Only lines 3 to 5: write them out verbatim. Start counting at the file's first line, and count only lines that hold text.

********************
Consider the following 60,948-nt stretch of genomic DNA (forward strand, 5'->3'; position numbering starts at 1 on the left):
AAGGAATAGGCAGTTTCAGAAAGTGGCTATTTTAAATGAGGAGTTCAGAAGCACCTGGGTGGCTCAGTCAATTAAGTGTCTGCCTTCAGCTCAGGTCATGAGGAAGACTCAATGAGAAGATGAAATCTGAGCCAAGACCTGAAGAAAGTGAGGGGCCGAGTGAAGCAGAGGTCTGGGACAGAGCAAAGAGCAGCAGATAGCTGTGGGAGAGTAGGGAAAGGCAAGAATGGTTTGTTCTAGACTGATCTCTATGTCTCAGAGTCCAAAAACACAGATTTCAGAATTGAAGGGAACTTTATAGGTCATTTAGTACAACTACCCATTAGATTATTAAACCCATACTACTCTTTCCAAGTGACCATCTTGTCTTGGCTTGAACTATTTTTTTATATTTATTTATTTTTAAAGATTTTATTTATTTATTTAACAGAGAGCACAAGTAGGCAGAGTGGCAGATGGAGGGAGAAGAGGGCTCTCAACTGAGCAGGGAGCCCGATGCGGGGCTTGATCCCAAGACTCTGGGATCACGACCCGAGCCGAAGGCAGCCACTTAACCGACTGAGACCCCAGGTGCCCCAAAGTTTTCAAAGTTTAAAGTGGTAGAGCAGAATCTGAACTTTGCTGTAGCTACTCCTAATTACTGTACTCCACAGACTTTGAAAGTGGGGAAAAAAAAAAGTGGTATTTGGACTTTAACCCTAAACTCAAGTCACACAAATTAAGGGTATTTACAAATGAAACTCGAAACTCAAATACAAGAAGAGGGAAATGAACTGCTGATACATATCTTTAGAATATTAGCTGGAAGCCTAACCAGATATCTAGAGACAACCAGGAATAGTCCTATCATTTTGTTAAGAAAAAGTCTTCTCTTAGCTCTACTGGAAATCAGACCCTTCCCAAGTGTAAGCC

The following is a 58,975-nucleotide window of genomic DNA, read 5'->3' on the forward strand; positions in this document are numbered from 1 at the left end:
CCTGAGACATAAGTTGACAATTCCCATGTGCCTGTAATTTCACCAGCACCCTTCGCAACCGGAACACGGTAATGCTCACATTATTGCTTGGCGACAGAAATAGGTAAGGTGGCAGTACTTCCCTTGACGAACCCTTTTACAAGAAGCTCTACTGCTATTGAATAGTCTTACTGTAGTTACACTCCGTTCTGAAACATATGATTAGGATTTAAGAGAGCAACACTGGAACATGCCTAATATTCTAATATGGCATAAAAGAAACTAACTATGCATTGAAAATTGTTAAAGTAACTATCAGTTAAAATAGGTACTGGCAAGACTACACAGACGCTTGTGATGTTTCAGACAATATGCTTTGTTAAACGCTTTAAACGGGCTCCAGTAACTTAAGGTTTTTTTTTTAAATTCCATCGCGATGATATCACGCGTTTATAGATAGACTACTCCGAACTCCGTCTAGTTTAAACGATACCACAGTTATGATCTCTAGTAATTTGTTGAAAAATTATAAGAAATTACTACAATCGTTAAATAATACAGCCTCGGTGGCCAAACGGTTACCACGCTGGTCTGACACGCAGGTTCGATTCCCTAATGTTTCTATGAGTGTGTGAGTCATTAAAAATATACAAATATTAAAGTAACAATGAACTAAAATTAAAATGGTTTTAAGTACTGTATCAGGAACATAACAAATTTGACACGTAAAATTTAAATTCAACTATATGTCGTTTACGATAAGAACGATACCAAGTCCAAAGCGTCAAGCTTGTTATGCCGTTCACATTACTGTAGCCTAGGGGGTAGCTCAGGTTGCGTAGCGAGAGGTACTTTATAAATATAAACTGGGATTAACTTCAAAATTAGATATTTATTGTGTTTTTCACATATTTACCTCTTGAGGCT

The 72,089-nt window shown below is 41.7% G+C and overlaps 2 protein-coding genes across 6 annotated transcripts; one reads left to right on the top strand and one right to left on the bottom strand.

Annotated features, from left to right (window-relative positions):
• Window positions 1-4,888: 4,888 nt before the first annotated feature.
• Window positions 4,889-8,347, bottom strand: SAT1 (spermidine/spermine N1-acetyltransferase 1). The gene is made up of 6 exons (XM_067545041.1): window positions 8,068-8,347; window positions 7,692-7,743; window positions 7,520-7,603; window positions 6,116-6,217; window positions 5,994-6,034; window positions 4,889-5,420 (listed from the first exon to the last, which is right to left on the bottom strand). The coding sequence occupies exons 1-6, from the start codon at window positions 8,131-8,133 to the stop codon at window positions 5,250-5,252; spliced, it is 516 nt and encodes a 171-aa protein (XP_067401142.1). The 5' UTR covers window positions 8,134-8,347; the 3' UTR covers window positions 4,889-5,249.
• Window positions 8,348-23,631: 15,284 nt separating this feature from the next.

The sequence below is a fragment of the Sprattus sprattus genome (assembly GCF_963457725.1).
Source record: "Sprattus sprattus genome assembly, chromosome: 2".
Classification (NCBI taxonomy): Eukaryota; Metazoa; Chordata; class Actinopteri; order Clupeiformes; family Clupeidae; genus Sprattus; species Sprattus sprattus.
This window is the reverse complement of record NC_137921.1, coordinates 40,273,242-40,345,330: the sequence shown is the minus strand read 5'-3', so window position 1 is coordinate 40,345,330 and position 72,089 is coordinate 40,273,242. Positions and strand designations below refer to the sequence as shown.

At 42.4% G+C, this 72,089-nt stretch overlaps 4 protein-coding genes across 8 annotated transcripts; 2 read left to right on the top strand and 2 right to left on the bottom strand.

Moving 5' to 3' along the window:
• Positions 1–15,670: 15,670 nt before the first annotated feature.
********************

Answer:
The following is a 58,975-nucleotide window of genomic DNA, read 5'->3' on the forward strand; positions in this document are numbered from 1 at the left end:
CCTGAGACATAAGTTGACAATTCCCATGTGCCTGTAATTTCACCAGCACCCTTCGCAACCGGAACACGGTAATGCTCACATTATTGCTTGGCGACAGAAATAGGTAAGGTGGCAGTACTTCCCTTGACGAACCCTTTTACAAGAAGCTCTACTGCTATTGAATAGTCTTACTGTAGTTACACTCCGTTCTGAAACATATGATTAGGATTTAAGAGAGCAACACTGGAACATGCCTAATATTCTAATATGGCATAAAAGAAACTAACTATGCATTGAAAATTGTTAAAGTAACTATCAGTTAAAATAGGTACTGGCAAGACTACACAGACGCTTGTGATGTTTCAGACAATATGCTTTGTTAAACGCTTTAAACGGGCTCCAGTAACTTAAGGTTTTTTTTTTAAATTCCATCGCGATGATATCACGCGTTTATAGATAGACTACTCCGAACTCCGTCTAGTTTAAACGATACCACAGTTATGATCTCTAGTAATTTGTTGAAAAATTATAAGAAATTACTACAATCGTTAAATAATACAGCCTCGGTGGCCAAACGGTTACCACGCTGGTCTGACACGCAGGTTCGATTCCCTAATGTTTCTATGAGTGTGTGAGTCATTAAAAATATACAAATATTAAAGTAACAATGAACTAAAATTAAAATGGTTTTAAGTACTGTATCAGGAACATAACAAATTTGACACGTAAAATTTAAATTCAACTATATGTCGTTTACGATAAGAACGATACCAAGTCCAAAGCGTCAAGCTTGTTATGCCGTTCACATTACTGTAGCCTAGGGGGTAGCTCAGGTTGCGTAGCGAGAGGTACTTTATAAATATAAACTGGGATTAACTTCAAAATTAGATATTTATTGTGTTTTTCACATATTTACCTCTTGAGGCT

The 72,089-nt window shown below is 41.7% G+C and overlaps 2 protein-coding genes across 6 annotated transcripts; one reads left to right on the top strand and one right to left on the bottom strand.